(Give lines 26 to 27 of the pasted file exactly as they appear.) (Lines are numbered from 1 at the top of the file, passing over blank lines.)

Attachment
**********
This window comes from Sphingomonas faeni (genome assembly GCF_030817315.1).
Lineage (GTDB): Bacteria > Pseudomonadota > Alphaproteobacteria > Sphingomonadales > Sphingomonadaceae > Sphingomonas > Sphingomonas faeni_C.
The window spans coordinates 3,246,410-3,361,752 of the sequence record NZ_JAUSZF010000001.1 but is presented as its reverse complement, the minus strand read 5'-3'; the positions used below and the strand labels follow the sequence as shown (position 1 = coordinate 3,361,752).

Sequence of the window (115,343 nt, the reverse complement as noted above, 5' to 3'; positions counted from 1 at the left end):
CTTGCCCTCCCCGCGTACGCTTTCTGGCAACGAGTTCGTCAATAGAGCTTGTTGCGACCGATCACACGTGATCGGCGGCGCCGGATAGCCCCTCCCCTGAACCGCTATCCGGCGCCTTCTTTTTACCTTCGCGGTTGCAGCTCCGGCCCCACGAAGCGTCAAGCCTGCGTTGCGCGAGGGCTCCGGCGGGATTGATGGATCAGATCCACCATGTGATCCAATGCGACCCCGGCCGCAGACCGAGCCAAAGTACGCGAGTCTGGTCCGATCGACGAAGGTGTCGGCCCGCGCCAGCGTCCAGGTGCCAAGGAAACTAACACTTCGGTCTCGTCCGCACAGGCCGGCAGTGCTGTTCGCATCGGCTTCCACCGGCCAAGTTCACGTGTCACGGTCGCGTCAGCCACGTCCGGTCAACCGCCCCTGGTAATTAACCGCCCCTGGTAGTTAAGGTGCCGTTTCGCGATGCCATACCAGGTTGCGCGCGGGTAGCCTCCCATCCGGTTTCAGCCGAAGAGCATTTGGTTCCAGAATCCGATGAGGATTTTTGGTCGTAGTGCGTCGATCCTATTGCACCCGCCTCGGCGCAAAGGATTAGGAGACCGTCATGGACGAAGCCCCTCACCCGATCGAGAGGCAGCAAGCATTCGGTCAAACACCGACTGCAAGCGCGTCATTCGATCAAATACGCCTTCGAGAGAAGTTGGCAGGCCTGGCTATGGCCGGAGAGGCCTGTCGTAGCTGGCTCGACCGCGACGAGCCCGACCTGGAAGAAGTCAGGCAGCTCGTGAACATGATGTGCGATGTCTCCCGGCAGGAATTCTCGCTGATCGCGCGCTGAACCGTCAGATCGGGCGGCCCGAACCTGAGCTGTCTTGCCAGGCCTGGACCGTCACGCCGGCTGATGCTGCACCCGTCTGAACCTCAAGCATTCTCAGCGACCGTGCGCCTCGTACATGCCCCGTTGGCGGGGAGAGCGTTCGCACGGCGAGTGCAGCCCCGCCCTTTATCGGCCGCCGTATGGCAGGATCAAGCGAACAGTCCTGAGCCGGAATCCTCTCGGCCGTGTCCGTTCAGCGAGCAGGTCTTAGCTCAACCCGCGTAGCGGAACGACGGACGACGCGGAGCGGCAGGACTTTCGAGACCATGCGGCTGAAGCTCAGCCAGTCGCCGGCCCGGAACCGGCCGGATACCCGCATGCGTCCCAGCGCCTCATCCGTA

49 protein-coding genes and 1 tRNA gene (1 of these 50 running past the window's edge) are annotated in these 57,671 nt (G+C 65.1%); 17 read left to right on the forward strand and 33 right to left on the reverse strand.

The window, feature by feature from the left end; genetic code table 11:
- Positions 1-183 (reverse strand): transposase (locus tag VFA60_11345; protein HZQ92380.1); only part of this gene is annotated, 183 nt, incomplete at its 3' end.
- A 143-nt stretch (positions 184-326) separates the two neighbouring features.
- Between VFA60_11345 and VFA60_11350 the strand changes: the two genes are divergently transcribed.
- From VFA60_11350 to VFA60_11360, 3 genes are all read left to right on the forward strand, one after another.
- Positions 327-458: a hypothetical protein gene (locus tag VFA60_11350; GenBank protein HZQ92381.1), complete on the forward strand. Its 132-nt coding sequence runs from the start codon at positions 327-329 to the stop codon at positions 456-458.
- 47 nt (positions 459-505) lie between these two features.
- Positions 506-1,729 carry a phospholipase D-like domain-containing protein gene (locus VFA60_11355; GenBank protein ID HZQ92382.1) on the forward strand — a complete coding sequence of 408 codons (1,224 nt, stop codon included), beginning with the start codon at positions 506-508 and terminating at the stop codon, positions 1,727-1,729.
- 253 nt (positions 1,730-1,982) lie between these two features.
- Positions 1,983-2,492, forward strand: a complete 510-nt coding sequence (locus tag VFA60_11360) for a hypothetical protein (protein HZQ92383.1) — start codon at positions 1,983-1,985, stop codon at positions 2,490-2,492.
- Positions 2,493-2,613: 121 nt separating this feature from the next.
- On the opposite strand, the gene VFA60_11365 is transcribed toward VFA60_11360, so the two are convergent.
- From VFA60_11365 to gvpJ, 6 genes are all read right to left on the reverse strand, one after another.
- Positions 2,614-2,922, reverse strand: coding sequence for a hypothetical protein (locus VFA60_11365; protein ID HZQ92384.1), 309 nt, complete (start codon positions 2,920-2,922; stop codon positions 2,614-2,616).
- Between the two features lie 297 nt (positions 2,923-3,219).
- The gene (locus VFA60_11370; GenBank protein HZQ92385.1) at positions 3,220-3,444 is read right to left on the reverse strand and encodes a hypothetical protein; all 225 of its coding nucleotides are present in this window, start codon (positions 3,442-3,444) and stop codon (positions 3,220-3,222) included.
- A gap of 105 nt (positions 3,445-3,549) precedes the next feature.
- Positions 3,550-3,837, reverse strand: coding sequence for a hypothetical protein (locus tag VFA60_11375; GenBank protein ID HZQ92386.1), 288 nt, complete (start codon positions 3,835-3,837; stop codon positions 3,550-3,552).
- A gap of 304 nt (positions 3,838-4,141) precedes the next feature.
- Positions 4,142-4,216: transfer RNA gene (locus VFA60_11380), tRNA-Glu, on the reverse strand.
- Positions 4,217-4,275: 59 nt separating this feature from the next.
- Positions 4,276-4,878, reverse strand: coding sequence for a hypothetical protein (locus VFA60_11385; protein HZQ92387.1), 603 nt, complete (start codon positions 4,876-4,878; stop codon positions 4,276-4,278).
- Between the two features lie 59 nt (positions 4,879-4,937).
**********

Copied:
- Positions 4,142-4,216: transfer RNA gene (locus VFA60_11380), tRNA-Glu, on the reverse strand.
- Positions 4,217-4,275: 59 nt separating this feature from the next.